Logo Design Trends That You Should Be Aware Of In 2020

Now that we’re well into the new year, we thought it would be nice to do a quick audit of some of the top logo design trends making their mark on the web.

Like seasons and styles, popular logo designs evolve over time. Color is periodically at the trendsetting forefront; in other years, shape takes the lead. And, like a vintage handbag or a mature wine, the logo designs that dominate often recall older trends in their novelty.   

If you’re about to make your own logo, remember: Some logos are timeless, while others need to make subtle changes to keep up with consumer demands. While it’s true that making a unique logo can help your brand stand out, you don’t want to dip into a logo design that will later be accused of being outdated – because it will send your audience the message that your business, too, is past its prime.

So, in the spirit of creating a logo that can keep up with its competition, or even just for some plain old design inspiration, here are the logo design trends taking 2020 by storm.

1. Elevated Negative Space

Elevated negative space capitalizes on a similar concept to the pink elephant paradox.

For those unfamiliar, the pink elephant paradox goes as follows:

Person one: Don’t think of a pink elephant.

Person two: Shoot! I wasn’t thinking of a pink elephant before, but one popped into my mind right when I tried not to think about it.

In other words, our brains pay attention to things that are absent just as much as to things that are present. Negative space shows how this effect plays out; when you take something away from an image, your mind automatically works to fill in the blanks. As a result, what’s missing from the space actually comes to the forefront of your mind – making it an aspect of your logo that stands out even more prominently.

Like with optical illusions, negative space allows you to depict 2 things simultaneously in your logo, even if they would normally not seem like a cohesive pair.

The bear in the above logo, for example, is holding a coffee cup – accurately and lovingly representing the comfort of the Fat Bear brand of coffee.

Notable brands that use negative space effectively: Toblerone, FedEx, and Levi’s.

2. New Age Geometry

This trend is all about becoming bold with basics.

Where traditional logos have used shapes in their most rigid, structured forms, we’ve been seeing a movement on the logo design front that will tear this tradition down – for the better.

In an interesting departure from 2019 minimalism, simple geometric shapes are now being paired with fun color palettes to create an overall friendly appearance.  

Layering jagged shapes, like in The Flower Shop logo above, makes for a clean but modern logo design. You can also use more traditional shape orientations with a dynamic color palette to add a personal touch to your contemporary-looking logo.

3. Maximizing Details

Taking a move out of the Starbucks playbook, modern logos are starting to adapt more intricately-detailed designs.

Apparently, the coffee chain was a trendsetter in more ways than one (does that come as a surprise to anyone?) Although their siren emblem has sported layers of rippling lines for decades, they were one of the only companies to get away with it.

Not anymore.  

Although once thought of as a general no-no, heavily-detailed designs have hit the logo scene – and it’s working! Just look at the Mumford & Sons merchandise logo:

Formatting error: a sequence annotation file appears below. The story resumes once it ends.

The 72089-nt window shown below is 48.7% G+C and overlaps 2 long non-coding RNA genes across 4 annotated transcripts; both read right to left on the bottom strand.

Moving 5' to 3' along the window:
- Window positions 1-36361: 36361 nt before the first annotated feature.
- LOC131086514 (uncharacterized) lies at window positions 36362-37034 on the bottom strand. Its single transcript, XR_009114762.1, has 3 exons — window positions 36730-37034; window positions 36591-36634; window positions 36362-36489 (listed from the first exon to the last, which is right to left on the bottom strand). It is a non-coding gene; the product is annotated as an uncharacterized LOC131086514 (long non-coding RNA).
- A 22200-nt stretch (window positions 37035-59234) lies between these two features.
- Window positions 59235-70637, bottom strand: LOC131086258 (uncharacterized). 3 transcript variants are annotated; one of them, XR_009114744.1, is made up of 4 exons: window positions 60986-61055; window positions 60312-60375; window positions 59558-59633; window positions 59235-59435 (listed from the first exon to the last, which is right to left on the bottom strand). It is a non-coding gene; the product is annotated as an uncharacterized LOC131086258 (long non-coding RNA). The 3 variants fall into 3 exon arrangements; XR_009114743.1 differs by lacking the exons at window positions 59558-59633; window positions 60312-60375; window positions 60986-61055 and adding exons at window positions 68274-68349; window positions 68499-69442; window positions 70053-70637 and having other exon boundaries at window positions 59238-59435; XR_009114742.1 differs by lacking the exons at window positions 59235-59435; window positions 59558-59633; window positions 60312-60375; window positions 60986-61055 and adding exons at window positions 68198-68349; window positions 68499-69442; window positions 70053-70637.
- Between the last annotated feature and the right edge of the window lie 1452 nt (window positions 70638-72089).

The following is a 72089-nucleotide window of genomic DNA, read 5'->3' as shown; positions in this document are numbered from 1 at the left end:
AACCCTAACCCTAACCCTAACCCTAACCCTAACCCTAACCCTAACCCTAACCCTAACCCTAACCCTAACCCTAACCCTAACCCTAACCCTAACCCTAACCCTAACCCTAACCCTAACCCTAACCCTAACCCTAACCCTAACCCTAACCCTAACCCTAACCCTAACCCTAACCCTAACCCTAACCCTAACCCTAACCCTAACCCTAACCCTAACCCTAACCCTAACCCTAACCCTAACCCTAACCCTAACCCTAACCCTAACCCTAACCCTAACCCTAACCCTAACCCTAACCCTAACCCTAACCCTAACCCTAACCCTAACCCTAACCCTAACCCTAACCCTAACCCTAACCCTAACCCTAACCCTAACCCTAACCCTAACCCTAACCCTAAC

The band manages to convey movement and sound within the spirals of the pegasus in this timeless logo.

Aside from looking “artsy” and innovative, detailed logos allow you to send a more inclusive message to your audience.

(Note: If you decide to go in this direction, take caution to design a logo that will scale across variable sizes, as it can be tricky to cram details into a small, condensed logo and have the design translate properly.)

4. Purposeful Color

We’ve spoken about the role color plays in logo design before, and we’ve emphasized that each logo color combination comes with its own psychological implications and brand messaging.

The intention behind your color choice can make or break a logo’s effectiveness, as colors are largely what communicate your brand message to your audience.  

In the B Cosmetics logo above, for example, the color palette gives the logo a friendly, trustworthy, and perhaps feminine energy. Of course, it doesn’t hurt that the contrast between the red and blue hues makes the logo infinitely cleaner and more noticeable! 

5. Variable Logo Design

If you’re familiar with dynamic logos, then you’ll get a kick out of this trend. Similar in concept, variable logo design lets your logo appeal to a wide range of audiences, by changing its appearance in varying contexts to cater to different groups of people.

You can change your logo in all sorts of ways, from just modifying the color on different products to adding movement to all of its digital representations.

For example, in the beginning of the year, Mastercard took variable logo design to a whole new level with their sonic logo – a logo that comes with its own soundtrack! (The logo made waves across social media – pun intended – and time will tell whether it was a successful rebrand for the credit card company or not.)

If you want to try your hand at variable logo design, the changes you make to each version of your logo should have one goal in mind: Strengthening a personal connection with different groups of customers.

Over to You

From negative space to positive color, there are many exciting designs to try on your logo and give it a fresh look for the new year. Which of these trends do you think will last past 2020?